Friday 9 May 2008

Rahul Dev Burman: Nauker (1979)


Oh dear... one of those rare things (on this blog anyway), the second bland RD Burman score in a row. Marginally better than 'Biwi-O-Biwi', maybe, but sans any tracks that are able to hold my attention... a million miles from great. If memory serves, I bought 'Nauker' quite early on, under the assumption that anything Burman from 1979 would be good, by default. Not so.

The Pancham backlash starts here then? Hardly; most of the time he was genius. And the next post will be better, I promise.

Track listing:
1. Kishore Kumar & Asha Bhosle: Pallu Latke
2. Asha Bhosle: Aaya Na Karo
3. Kishore Kumar: Chandni Re Jhoom
4. Asha Bhosle, Mohd. Rafi & chorus: Dekheen Hazaron Mehfilen
5. Lata Mangeshkar: Chandni Re Jhoom

(PS. The MP3 for track 5 is incorrectly tagged; the artist singing is Lata, not Kishore. Duh. I trust you can re-tag it yourselves?)


  1. It also helps to be scoring for a film that is compelling. Let's face it - a lot of these movies just ain't!
    For example, have you actually seen "Qurbani"? Yuck! Zeenat or no Zeenat, it's twelve or fourteen hours of misery. And the songs suck too.

  2. Ooh I have to disagree! Qurbani is oodles of good masala fun (of course, you have to like that sort of thing)...I haven't seen this film but if Jaya and Sanjeev are in it, is has a decent chance of being pretty good.

    Thanks for the songs!

  3. I like it all!

  4. Thanks for this one. I have vague memories of the first song being a folksy piece, I would love to refresh my memory. :)

  5. I guess that's the problem with Bollywood soundtracks, never knowing what you're getting; seems important to take the type of movie into account when looking into buying soundtracks, especially when looking for a certain style of music.

    I have a vague memory of this film, something about a rich widower (with a young daughter) looking for a wife, and switching places with his servant when they head out to some village and arrive at a house with two eligible women... turns out the widower falls for one of the servants instead. Not the typical urban style of film which Burman composed his hippest tunes for.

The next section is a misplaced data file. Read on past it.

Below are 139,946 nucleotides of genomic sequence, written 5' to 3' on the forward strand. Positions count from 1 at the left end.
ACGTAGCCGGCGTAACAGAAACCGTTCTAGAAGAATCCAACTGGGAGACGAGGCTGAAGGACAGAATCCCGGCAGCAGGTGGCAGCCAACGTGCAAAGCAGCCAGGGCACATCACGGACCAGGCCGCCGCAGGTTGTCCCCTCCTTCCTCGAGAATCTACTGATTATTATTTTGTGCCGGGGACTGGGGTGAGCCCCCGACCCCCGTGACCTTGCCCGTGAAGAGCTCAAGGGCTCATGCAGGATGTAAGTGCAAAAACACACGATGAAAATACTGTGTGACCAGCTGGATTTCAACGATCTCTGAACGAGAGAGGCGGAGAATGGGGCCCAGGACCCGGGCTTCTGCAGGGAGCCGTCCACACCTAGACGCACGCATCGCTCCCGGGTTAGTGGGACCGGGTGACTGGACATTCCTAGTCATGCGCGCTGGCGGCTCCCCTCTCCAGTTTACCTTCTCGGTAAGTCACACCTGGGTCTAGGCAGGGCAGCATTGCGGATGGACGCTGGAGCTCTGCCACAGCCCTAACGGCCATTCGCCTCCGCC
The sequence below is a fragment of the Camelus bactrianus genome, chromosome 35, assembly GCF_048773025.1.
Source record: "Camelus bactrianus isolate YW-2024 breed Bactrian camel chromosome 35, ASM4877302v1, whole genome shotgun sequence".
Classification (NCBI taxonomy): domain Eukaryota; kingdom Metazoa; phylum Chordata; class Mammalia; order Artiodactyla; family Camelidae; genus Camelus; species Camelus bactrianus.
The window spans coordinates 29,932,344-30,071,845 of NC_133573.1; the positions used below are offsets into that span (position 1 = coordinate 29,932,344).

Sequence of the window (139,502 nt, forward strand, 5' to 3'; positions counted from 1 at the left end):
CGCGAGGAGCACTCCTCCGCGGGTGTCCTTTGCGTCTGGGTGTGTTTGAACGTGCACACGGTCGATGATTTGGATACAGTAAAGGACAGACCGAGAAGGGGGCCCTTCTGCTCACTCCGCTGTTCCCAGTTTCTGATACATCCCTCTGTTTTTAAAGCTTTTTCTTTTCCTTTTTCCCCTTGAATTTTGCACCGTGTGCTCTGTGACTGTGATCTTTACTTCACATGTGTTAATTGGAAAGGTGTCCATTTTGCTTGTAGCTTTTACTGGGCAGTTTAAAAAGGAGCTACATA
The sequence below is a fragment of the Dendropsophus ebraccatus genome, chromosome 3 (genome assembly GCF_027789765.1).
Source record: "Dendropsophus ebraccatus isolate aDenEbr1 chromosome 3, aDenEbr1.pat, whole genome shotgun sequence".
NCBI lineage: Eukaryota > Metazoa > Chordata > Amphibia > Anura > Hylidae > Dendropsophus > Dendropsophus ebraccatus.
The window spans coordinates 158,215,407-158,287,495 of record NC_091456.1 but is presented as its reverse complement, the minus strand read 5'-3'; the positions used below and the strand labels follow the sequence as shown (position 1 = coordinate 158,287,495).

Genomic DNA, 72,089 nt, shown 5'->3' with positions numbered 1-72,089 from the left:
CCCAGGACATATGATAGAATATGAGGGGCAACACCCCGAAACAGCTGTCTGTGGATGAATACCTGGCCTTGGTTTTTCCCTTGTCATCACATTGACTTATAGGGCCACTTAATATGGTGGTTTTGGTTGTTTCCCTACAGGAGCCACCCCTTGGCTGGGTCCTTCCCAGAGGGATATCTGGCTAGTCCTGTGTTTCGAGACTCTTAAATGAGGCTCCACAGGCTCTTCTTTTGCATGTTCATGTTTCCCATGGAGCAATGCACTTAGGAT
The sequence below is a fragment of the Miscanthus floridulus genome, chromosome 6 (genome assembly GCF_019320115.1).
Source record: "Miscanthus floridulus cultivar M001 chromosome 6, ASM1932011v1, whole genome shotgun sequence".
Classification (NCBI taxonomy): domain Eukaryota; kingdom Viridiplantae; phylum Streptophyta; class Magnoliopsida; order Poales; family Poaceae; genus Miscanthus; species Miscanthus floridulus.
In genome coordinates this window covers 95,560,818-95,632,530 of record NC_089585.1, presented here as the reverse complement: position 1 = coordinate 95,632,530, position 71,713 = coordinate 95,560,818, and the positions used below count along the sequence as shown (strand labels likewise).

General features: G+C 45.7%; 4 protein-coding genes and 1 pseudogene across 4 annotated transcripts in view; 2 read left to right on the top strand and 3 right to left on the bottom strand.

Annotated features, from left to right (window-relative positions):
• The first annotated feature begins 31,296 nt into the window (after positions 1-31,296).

As for the songs, you have one lullaby sung in two versions, suppose there's hardly any room to be innovative. Then there's a folk song, another song which I guess is a lullaby as well, and then one of those traditional sounding tunes, which I guess they'd call a qawwali.

    I think the album as a whole is okay though; I wouldn't think there's much of a way to spice things up given the type of movie and whatever vision the filmmakers had in mind. I'm sure Pancham fanatics swear by this stuff though when needing a change of pace from his more groovier, jazzier, or fillintheblankier tunes... or at least to unwind, this stuff does have sort of a melodic, relaxing feel to it.

  6. Buying (Hindi) soundtracks is indeed a game of chance. Encountering them online (eBay etc.) allows for a bit of research before deciding - I often check or You Tube when coming across a title I'm not aware of (either by reputation or from having heard it) - one doesn't have those options when stumbling over a pile in a 2nd hand store. Then I usually base my decision on music director, year of release, and cover art, the latter also serving as indication of type of movie. (Price is obviously also an issue). To a certain extent I do look for certain styles... but I'm always up for finding unexpected gems from outside of those. It doesn't all have to be funky or groovy or urban.